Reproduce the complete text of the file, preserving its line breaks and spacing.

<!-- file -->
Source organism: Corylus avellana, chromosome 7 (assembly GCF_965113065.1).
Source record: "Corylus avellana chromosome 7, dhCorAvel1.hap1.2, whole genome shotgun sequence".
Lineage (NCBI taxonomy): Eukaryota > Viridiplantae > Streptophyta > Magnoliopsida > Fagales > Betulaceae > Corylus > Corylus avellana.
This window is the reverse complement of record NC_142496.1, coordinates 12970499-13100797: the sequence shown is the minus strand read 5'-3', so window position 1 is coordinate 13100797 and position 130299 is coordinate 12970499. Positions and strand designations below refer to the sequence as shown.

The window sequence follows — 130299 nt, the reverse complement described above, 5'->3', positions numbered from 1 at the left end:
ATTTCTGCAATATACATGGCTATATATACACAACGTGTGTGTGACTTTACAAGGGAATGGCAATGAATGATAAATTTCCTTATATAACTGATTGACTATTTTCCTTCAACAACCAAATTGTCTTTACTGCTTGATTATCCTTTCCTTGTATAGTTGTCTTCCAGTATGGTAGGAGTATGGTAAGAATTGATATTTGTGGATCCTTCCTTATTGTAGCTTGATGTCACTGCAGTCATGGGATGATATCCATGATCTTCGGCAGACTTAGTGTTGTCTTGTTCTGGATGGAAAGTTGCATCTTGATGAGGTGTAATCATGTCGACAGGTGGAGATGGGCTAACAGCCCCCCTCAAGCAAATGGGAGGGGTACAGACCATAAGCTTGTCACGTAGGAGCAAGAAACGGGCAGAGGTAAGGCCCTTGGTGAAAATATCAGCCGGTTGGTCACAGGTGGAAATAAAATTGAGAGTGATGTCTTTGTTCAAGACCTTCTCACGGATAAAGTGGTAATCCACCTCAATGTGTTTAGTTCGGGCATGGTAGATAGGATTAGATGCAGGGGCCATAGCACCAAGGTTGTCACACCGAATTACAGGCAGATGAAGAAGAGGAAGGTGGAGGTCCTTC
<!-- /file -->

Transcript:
Source organism: Corylus avellana, chromosome 7 (assembly GCF_965113065.1).
Source record: "Corylus avellana chromosome 7, dhCorAvel1.hap1.2, whole genome shotgun sequence".
Lineage (NCBI taxonomy): Eukaryota > Viridiplantae > Streptophyta > Magnoliopsida > Fagales > Betulaceae > Corylus > Corylus avellana.
This window is the reverse complement of record NC_142496.1, coordinates 12970499-13100797: the sequence shown is the minus strand read 5'-3', so window position 1 is coordinate 13100797 and position 130299 is coordinate 12970499. Positions and strand designations below refer to the sequence as shown.

The window sequence follows — 130299 nt, the reverse complement described above, 5'->3', positions numbered from 1 at the left end:
ATTTCTGCAATATACATGGCTATATATACACAACGTGTGTGTGACTTTACAAGGGAATGGCAATGAATGATAAATTTCCTTATATAACTGATTGACTATTTTCCTTCAACAACCAAATTGTCTTTACTGCTTGATTATCCTTTCCTTGTATAGTTGTCTTCCAGTATGGTAGGAGTATGGTAAGAATTGATATTTGTGGATCCTTCCTTATTGTAGCTTGATGTCACTGCAGTCATGGGATGATATCCATGATCTTCGGCAGACTTAGTGTTGTCTTGTTCTGGATGGAAAGTTGCATCTTGATGAGGTGTAATCATGTCGACAGGTGGAGATGGGCTAACAGCCCCCCTCAAGCAAATGGGAGGGGTACAGACCATAAGCTTGTCACGTAGGAGCAAGAAACGGGCAGAGGTAAGGCCCTTGGTGAAAATATCAGCCGGTTGGTCACAGGTGGAAATAAAATTGAGAGTGATGTCTTTGTTCAAGACCTTCTCACGGATAAAGTGGTAATCCACCTCAATGTGTTTAGTTCGGGCATGGTAGATAGGATTAGATGCAGGGGCCATAGCACCAAGGTTGTCACACCGAATTACAGGCAGATGAAGAAGAGGAAGGTGGAGGTCCTTC